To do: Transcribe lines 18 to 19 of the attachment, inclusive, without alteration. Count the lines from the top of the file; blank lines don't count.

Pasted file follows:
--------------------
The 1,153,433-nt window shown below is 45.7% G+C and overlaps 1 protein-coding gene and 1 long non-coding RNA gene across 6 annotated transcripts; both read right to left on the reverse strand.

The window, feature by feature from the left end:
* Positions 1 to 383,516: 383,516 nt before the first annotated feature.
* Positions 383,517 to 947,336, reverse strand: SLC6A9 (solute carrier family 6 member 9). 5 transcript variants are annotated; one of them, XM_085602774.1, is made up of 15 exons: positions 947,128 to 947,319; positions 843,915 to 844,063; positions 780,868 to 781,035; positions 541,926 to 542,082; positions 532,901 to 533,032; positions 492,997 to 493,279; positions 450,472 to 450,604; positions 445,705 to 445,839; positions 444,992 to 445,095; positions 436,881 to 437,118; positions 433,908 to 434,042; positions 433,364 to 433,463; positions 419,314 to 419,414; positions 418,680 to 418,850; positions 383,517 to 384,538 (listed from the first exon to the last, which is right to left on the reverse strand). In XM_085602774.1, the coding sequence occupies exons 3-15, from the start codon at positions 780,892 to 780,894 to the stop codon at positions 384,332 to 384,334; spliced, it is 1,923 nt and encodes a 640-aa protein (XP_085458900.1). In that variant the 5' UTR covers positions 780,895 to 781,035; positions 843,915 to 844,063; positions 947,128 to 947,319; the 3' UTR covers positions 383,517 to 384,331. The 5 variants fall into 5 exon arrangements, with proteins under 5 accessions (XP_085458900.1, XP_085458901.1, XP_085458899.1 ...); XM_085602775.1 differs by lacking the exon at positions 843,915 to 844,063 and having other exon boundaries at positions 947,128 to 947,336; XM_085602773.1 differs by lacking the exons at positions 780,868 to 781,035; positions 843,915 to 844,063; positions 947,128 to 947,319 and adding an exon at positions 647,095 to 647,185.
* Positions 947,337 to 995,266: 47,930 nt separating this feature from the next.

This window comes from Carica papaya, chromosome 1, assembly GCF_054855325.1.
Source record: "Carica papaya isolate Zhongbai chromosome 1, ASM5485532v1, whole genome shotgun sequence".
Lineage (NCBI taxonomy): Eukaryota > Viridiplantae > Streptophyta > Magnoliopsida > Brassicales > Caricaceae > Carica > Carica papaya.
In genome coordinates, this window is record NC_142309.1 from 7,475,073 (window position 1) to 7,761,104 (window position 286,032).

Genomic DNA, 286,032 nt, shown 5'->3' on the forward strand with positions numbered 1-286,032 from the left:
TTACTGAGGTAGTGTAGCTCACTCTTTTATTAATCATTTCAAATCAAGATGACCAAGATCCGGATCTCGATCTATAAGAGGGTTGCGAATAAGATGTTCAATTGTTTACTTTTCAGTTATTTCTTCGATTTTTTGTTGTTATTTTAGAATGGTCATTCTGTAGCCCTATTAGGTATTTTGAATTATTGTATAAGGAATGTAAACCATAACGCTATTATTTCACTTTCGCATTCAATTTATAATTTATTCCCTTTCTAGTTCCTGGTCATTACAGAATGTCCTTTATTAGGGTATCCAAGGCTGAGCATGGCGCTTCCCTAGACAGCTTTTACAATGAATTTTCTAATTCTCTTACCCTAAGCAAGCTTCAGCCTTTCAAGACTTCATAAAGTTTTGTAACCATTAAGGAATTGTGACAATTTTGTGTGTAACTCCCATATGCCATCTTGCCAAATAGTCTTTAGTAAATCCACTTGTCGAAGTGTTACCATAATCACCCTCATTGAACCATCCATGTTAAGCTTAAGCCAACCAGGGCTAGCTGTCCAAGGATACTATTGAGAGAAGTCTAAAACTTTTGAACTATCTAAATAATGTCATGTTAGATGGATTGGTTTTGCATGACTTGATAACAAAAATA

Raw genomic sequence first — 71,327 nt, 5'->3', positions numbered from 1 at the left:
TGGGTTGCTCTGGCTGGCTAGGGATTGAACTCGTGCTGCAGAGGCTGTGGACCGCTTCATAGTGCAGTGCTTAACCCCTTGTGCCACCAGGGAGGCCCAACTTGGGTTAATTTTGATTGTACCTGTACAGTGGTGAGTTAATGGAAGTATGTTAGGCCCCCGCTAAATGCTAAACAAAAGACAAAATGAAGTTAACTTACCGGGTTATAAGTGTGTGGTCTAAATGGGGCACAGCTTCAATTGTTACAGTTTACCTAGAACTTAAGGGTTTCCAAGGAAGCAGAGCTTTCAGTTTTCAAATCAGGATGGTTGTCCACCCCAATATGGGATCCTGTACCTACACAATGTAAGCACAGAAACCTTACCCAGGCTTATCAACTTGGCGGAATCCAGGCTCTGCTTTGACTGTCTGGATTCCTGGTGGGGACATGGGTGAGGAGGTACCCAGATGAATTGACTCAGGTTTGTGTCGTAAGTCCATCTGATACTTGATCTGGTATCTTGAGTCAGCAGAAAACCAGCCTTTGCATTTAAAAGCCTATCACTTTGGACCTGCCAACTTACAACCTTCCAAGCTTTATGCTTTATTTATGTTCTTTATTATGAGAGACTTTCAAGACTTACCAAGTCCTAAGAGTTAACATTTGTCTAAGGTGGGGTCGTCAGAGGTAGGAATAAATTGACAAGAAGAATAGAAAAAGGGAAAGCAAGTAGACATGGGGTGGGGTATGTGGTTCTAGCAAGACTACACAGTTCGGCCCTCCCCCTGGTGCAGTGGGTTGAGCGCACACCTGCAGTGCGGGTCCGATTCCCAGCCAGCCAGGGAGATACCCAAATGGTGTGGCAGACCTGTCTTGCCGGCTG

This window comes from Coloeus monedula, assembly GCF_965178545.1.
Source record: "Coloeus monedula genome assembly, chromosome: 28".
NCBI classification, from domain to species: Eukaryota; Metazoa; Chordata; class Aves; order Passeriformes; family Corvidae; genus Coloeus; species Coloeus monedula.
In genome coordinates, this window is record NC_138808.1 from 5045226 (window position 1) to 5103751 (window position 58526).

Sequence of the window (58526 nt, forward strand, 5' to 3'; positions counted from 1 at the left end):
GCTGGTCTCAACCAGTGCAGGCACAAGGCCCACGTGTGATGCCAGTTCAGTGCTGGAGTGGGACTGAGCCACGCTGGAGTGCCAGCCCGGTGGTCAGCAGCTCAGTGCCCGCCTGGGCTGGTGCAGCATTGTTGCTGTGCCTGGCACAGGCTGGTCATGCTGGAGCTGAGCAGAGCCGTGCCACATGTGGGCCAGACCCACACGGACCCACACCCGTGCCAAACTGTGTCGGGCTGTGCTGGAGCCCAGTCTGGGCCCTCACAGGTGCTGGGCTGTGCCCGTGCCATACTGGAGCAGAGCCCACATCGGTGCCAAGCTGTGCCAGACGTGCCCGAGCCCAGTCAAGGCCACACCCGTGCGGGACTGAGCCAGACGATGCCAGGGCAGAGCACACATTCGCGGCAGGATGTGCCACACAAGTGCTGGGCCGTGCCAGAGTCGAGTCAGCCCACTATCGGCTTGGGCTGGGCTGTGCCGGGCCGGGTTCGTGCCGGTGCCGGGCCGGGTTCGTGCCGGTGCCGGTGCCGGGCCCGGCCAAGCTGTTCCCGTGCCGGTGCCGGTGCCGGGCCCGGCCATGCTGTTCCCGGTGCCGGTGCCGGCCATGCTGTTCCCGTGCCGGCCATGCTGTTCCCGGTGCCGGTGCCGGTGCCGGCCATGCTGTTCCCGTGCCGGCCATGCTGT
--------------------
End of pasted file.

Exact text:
Sequence of the window (58526 nt, forward strand, 5' to 3'; positions counted from 1 at the left end):
GCTGGTCTCAACCAGTGCAGGCACAAGGCCCACGTGTGATGCCAGTTCAGTGCTGGAGTGGGACTGAGCCACGCTGGAGTGCCAGCCCGGTGGTCAGCAGCTCAGTGCCCGCCTGGGCTGGTGCAGCATTGTTGCTGTGCCTGGCACAGGCTGGTCATGCTGGAGCTGAGCAGAGCCGTGCCACATGTGGGCCAGACCCACACGGACCCACACCCGTGCCAAACTGTGTCGGGCTGTGCTGGAGCCCAGTCTGGGCCCTCACAGGTGCTGGGCTGTGCCCGTGCCATACTGGAGCAGAGCCCACATCGGTGCCAAGCTGTGCCAGACGTGCCCGAGCCCAGTCAAGGCCACACCCGTGCGGGACTGAGCCAGACGATGCCAGGGCAGAGCACACATTCGCGGCAGGATGTGCCACACAAGTGCTGGGCCGTGCCAGAGTCGAGTCAGCCCACTATCGGCTTGGGCTGGGCTGTGCCGGGCCGGGTTCGTGCCGGTGCCGGGCCGGGTTCGTGCCGGTGCCGGTGCCGGGCCCGGCCAAGCTGTTCCCGTGCCGGTGCCGGTGCCGGGCCCGGCCATGCTGTTCCCGGTGCCGGTGCCGGCCATGCTGTTCCCGTGCCGGCCATGCTGTTCCCGGTGCCGGTGCCGGTGCCGGCCATGCTGTTCCCGTGCCGGCCATGCTGT